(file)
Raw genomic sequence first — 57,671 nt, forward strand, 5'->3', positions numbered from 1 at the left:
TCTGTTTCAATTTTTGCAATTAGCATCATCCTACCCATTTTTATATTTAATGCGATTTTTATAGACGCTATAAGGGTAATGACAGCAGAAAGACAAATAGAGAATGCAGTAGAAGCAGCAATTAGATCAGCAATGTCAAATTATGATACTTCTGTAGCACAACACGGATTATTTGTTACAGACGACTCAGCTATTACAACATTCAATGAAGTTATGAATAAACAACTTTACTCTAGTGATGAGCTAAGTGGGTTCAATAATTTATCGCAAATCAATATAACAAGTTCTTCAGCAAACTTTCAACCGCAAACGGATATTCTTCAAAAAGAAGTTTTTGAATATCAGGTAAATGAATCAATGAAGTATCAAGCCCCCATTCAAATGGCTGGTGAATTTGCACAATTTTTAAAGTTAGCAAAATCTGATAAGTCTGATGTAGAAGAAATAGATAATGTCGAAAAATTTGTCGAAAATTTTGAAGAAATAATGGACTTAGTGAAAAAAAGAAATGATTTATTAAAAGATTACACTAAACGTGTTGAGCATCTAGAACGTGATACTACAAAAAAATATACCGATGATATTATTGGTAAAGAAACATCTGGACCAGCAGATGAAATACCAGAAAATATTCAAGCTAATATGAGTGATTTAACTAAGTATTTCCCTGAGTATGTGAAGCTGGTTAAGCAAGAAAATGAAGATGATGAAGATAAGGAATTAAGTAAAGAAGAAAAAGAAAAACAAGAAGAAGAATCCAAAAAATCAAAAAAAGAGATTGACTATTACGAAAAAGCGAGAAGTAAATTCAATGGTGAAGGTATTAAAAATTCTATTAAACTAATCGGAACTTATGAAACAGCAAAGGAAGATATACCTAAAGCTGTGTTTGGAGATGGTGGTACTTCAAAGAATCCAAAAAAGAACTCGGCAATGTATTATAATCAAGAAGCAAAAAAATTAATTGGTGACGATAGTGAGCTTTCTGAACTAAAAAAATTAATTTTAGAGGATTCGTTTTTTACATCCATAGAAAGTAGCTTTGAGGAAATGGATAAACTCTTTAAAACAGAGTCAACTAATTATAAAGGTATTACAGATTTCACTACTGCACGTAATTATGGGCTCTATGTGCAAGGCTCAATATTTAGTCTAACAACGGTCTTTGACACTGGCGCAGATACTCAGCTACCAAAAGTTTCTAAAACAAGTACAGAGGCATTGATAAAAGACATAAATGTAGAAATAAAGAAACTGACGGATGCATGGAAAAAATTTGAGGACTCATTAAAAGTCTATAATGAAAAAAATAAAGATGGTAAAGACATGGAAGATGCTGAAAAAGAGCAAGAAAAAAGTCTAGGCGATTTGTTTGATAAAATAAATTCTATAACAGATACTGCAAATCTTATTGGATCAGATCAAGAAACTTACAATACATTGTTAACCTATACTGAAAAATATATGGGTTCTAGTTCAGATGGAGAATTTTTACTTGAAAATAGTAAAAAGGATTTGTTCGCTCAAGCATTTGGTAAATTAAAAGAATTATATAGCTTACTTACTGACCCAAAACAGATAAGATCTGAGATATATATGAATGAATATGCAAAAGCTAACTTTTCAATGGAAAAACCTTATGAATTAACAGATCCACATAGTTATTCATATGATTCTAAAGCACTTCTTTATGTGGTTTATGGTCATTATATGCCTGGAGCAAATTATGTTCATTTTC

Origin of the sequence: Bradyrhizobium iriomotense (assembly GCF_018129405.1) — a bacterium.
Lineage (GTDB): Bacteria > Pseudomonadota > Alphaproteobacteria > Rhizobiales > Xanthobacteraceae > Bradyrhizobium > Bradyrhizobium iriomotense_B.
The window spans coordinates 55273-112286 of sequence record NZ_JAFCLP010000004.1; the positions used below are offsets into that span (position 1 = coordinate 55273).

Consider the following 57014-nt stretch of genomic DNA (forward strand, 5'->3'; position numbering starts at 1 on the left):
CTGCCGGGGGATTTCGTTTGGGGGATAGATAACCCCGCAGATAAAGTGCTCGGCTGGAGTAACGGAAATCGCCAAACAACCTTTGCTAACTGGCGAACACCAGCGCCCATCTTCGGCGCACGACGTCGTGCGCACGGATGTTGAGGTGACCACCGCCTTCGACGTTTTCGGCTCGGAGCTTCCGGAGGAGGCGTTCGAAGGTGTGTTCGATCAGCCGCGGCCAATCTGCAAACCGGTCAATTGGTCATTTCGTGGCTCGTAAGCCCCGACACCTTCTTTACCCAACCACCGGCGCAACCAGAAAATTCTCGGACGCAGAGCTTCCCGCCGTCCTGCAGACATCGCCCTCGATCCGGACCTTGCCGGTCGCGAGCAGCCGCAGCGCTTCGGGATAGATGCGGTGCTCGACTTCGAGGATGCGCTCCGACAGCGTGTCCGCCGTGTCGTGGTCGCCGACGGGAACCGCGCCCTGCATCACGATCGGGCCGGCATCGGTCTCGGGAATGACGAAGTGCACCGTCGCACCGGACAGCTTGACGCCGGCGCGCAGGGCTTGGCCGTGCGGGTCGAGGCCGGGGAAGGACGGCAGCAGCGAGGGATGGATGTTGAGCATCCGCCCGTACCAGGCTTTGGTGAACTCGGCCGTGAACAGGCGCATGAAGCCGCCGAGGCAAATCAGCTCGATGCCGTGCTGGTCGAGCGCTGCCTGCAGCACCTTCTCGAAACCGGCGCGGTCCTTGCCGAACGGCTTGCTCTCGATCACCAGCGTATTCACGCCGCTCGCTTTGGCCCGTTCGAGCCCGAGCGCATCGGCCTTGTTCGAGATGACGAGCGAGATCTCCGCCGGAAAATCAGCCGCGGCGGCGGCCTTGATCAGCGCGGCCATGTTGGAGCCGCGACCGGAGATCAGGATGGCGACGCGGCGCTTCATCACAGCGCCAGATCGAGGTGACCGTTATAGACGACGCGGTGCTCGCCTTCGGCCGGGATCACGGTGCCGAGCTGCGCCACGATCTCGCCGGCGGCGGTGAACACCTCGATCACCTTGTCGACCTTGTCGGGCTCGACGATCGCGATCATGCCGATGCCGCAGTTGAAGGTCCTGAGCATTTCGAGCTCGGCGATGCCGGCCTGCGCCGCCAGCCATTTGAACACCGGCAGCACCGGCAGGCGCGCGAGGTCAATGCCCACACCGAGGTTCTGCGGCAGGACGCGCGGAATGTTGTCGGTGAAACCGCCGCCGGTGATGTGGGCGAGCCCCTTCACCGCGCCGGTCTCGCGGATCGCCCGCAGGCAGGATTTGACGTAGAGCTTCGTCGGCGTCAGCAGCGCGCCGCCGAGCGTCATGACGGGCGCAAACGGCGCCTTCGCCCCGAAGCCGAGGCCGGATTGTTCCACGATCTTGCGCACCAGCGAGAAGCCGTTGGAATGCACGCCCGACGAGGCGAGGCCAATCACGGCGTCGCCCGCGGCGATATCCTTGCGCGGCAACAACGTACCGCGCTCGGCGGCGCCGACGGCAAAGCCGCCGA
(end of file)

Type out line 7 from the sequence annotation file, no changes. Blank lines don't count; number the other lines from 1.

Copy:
CTGCCGGGGGATTTCGTTTGGGGGATAGATAACCCCGCAGATAAAGTGCTCGGCTGGAGTAACGGAAATCGCCAAACAACCTTTGCTAACTGGCGAACACCAGCGCCCATCTTCGGCGCACGACGTCGTGCGCACGGATGTTGAGGTGACCACCGCCTTCGACGTTTTCGGCTCGGAGCTTCCGGAGGAGGCGTTCGAAGGTGTGTTCGATCAGCCGCGGCCAATCTGCAAACCGGTCAATTGGTCATTTCGTGGCTCGTAAGCCCCGACACCTTCTTTACCCAACCACCGGCGCAACCAGAAAATTCTCGGACGCAGAGCTTCCCGCCGTCCTGCAGACATCGCCCTCGATCCGGACCTTGCCGGTCGCGAGCAGCCGCAGCGCTTCGGGATAGATGCGGTGCTCGACTTCGAGGATGCGCTCCGACAGCGTGTCCGCCGTGTCGTGGTCGCCGACGGGAACCGCGCCCTGCATCACGATCGGGCCGGCATCGGTCTCGGGAATGACGAAGTGCACCGTCGCACCGGACAGCTTGACGCCGGCGCGCAGGGCTTGGCCGTGCGGGTCGAGGCCGGGGAAGGACGGCAGCAGCGAGGGATGGATGTTGAGCATCCGCCCGTACCAGGCTTTGGTGAACTCGGCCGTGAACAGGCGCATGAAGCCGCCGAGGCAAATCAGCTCGATGCCGTGCTGGTCGAGCGCTGCCTGCAGCACCTTCTCGAAACCGGCGCGGTCCTTGCCGAACGGCTTGCTCTCGATCACCAGCGTATTCACGCCGCTCGCTTTGGCCCGTTCGAGCCCGAGCGCATCGGCCTTGTTCGAGATGACGAGCGAGATCTCCGCCGGAAAATCAGCCGCGGCGGCGGCCTTGATCAGCGCGGCCATGTTGGAGCCGCGACCGGAGATCAGGATGGCGACGCGGCGCTTCATCACAGCGCCAGATCGAGGTGACCGTTATAGACGACGCGGTGCTCGCCTTCGGCCGGGATCACGGTGCCGAGCTGCGCCACGATCTCGCCGGCGGCGGTGAACACCTCGATCACCTTGTCGACCTTGTCGGGCTCGACGATCGCGATCATGCCGATGCCGCAGTTGAAGGTCCTGAGCATTTCGAGCTCGGCGATGCCGGCCTGCGCCGCCAGCCATTTGAACACCGGCAGCACCGGCAGGCGCGCGAGGTCAATGCCCACACCGAGGTTCTGCGGCAGGACGCGCGGAATGTTGTCGGTGAAACCGCCGCCGGTGATGTGGGCGAGCCCCTTCACCGCGCCGGTCTCGCGGATCGCCCGCAGGCAGGATTTGACGTAGAGCTTCGTCGGCGTCAGCAGCGCGCCGCCGAGCGTCATGACGGGCGCAAACGGCGCCTTCGCCCCGAAGCCGAGGCCGGATTGTTCCACGATCTTGCGCACCAGCGAGAAGCCGTTGGAATGCACGCCCGACGAGGCGAGGCCAATCACGGCGTCGCCCGCGGCGATATCCTTGCGCGGCAACAACGTACCGCGCTCGGCGGCGCCGACGGCAAAGCCGCCGA